The first thing you’ll encounter is the path down to the main garden area. The path into the garden is on a boardwalk – the boardwalk is quite steep and somewhat slippery – especially when it rains.

Walking down the boardwalk at Hawaii Tropical Botanical Garden

The boardwalk at Hawaii Tropical Botanical Garden is a little steep – but it has beautiful views.

The steep boardwalk is one of the reasons why the garden does not permit the use of wheelchairs or crutches.

As you reach the end of the boardwalk, you’ll start to realize how extensive the garden actually is – and how crazy it is that the garden was once an overgrown jungle.

After reaching the floor of the garden, one of the first things that you’ll come across is its three-tiered waterfall. The waterfall was once hidden by a dense jungle until it was uncovered when the botanical garden was created.

3-tier water fall and trail at Hawaii Tropical Botanical Garden
The 3-tiered waterfall is the crown jewel of Hawaii Tropical Botanical Garden.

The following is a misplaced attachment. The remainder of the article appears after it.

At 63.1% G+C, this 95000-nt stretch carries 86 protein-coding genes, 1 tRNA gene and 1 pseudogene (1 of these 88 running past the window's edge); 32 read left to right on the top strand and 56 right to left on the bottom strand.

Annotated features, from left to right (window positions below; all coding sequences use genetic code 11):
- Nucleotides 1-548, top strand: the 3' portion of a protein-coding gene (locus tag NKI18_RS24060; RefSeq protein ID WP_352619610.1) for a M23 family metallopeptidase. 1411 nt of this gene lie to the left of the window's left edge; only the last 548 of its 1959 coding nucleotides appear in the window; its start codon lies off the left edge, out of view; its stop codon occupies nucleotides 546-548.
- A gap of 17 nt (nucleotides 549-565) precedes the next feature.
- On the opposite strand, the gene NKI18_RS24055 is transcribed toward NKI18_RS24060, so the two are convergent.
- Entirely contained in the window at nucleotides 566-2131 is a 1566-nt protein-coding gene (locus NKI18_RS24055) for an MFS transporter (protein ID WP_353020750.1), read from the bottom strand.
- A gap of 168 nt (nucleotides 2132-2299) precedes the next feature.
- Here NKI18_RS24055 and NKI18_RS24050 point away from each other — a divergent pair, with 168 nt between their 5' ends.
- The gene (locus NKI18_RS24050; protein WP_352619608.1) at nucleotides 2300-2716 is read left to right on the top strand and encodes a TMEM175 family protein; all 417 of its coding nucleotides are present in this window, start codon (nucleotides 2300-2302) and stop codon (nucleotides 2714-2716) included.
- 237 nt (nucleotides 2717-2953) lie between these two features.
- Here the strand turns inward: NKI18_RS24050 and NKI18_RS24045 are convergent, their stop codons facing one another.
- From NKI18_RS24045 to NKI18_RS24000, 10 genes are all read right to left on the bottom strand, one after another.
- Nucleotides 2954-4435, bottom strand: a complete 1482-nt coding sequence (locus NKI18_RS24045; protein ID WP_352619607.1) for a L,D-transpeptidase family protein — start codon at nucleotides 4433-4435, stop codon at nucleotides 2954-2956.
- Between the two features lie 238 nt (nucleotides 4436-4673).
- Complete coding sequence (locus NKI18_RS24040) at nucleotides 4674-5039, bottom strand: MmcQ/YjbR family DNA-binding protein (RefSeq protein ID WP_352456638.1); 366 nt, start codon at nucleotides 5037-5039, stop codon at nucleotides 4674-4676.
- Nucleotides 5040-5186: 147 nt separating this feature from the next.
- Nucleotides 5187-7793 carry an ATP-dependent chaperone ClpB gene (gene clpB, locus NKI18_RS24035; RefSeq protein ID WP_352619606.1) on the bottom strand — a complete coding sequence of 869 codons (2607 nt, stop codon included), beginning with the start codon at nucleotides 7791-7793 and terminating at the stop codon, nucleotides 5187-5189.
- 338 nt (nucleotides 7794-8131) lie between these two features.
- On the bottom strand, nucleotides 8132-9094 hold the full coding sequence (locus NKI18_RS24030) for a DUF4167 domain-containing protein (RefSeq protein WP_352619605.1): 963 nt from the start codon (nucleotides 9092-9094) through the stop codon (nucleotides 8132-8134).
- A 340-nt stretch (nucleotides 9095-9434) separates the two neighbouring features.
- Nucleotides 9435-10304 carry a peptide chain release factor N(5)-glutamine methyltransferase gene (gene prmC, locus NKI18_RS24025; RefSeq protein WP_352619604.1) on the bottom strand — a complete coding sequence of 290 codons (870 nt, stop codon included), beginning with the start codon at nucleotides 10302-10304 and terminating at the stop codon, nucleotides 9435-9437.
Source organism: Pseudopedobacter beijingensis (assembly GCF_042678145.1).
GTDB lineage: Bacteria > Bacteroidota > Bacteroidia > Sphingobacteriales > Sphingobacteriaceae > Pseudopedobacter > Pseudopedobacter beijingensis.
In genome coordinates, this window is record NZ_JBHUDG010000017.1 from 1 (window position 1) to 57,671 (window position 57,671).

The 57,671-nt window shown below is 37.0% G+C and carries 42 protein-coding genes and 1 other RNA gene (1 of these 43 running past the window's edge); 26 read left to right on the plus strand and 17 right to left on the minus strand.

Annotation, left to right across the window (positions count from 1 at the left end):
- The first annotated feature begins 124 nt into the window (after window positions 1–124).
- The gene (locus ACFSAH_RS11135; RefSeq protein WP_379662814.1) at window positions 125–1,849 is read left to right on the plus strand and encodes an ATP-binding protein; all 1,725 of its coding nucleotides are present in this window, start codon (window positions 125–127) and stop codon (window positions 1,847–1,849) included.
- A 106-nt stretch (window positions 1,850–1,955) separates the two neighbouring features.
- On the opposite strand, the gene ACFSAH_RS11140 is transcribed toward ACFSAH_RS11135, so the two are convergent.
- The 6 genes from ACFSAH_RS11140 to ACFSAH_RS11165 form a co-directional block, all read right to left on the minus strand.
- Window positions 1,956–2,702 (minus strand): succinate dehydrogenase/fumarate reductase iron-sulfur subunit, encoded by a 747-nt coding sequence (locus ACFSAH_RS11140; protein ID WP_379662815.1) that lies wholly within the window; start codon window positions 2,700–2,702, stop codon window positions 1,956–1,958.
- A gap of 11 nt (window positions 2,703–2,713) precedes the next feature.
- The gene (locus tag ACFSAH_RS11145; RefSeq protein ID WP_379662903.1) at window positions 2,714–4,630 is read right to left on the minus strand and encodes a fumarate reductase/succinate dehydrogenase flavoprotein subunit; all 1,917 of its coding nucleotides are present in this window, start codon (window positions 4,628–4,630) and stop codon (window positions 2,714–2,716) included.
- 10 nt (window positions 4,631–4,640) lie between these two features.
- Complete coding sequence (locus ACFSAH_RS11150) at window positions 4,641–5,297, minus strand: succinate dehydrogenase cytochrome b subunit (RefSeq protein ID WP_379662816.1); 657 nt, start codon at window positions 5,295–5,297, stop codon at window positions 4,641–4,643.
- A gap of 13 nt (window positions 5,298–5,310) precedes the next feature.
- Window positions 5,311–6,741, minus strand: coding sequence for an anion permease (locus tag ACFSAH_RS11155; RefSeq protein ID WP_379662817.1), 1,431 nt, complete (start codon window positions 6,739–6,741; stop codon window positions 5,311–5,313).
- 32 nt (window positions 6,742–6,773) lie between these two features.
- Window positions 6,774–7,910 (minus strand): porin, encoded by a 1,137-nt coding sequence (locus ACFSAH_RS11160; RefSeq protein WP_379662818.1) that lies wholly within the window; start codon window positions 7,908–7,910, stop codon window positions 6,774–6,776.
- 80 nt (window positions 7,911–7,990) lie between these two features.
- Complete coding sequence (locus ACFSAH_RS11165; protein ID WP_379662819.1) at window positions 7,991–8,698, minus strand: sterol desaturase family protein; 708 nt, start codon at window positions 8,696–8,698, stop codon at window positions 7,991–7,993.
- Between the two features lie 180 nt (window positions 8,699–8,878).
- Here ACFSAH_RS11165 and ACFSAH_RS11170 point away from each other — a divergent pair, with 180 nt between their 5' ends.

As you wander around, you’ll find all sorts of tropical plants and flowers along the paved path of the botanical garden.

From the majestic waterfall to the large fruit trees, every step through the garden reveals a new plant, flower, or scenic view to capture your attention.

One of the garden’s mainstays is a giant wooden statue of Kū, the Hawaiian god of war. The 12-foot tiki was carved by William “Rocky” Vargas out of the wood from an 80-year-old monkeypod tree that used to be in the garden.

Ku Tiki Information Sign in Hawaii Tropical Botanical Garden

The area around the giant tiki has a sitting area and is a good place to take a break from walking around the garden.

As you walk around the garden, you’ll eventually come across a gate with a guard – don’t be alarmed. The botanical garden is on private land, so the guard is there to prevent hikers from accessing the botanical garden from the public hiking trail.

You can walk past the guard to the other side of the fence to access the rest of the botanical garden.